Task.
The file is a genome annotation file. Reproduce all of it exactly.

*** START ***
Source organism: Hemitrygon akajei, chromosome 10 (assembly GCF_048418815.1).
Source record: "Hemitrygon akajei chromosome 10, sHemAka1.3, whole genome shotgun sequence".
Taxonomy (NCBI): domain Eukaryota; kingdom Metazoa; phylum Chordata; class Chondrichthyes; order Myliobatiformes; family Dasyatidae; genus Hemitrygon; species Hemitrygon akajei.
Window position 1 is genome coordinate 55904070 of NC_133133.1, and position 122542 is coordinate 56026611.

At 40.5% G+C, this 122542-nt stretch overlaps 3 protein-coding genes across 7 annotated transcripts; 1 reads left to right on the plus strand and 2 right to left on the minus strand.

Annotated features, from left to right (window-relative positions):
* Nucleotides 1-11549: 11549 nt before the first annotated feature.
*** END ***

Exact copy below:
Source organism: Hemitrygon akajei, chromosome 10 (assembly GCF_048418815.1).
Source record: "Hemitrygon akajei chromosome 10, sHemAka1.3, whole genome shotgun sequence".
Taxonomy (NCBI): domain Eukaryota; kingdom Metazoa; phylum Chordata; class Chondrichthyes; order Myliobatiformes; family Dasyatidae; genus Hemitrygon; species Hemitrygon akajei.
Window position 1 is genome coordinate 55904070 of NC_133133.1, and position 122542 is coordinate 56026611.

At 40.5% G+C, this 122542-nt stretch overlaps 3 protein-coding genes across 7 annotated transcripts; 1 reads left to right on the plus strand and 2 right to left on the minus strand.

Annotated features, from left to right (window-relative positions):
* Nucleotides 1-11549: 11549 nt before the first annotated feature.